Beyond the Pale

Janet Owen Driggs


To go “beyond the pale” is to move outside the acceptable, the safe, and the known. The exhibition Beyond the Pale presents artworks by artists who step outside the bounds of Western scientific thinking in their efforts to know and interpret the world. Although the exhibition does include a near-magical broom, its title has nothing to do with buckets. Instead its “pale” derives from “paling:” the fence posts that would once have enclosed a village or a fort, but which are now more commonly used to “impale” Hollywood vampires.


How do we know what we know? How can we know what is real? What are the invisible forces that operate in our world, that cause the planets to rotate and the birds to migrate? And what is truth anyway? While these questions have entranced Western thinkers for at least 2500-years, for the past three centuries or so we have been absolutely certain that science does, or will very soon, reveal the answers.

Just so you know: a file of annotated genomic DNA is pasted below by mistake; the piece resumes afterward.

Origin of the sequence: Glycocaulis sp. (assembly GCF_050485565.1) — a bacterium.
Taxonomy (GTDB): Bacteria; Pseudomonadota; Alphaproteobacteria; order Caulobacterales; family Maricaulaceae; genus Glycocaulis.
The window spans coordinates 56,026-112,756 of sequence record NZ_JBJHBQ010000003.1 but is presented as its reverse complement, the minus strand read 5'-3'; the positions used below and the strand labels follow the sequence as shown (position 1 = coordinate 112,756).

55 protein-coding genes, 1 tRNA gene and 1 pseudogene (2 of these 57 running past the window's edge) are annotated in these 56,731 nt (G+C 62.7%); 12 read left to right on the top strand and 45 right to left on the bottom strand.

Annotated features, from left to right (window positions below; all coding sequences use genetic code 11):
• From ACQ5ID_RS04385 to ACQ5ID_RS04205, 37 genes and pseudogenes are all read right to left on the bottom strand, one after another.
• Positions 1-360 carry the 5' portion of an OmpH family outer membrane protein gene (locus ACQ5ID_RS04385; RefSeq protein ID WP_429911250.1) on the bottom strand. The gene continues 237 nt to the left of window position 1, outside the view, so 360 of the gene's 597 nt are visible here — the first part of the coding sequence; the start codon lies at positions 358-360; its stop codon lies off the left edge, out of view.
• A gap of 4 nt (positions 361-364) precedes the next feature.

Information acquired by observation and experimentation, data recorded and analyzed by scientists – since the Scientific Revolution, these have been the tools that Western culture has used to separate fact from faith, reason from superstition, and logic from emotion. For more than three hundred years, science has defined the territory inside the fence.


But it was not always so. Before the Scientific Revolution, religion occupied the central space. For a thousand years or more, Christianity determined what was true inside the Western fence, and labelled everything beyond it as “heresy.”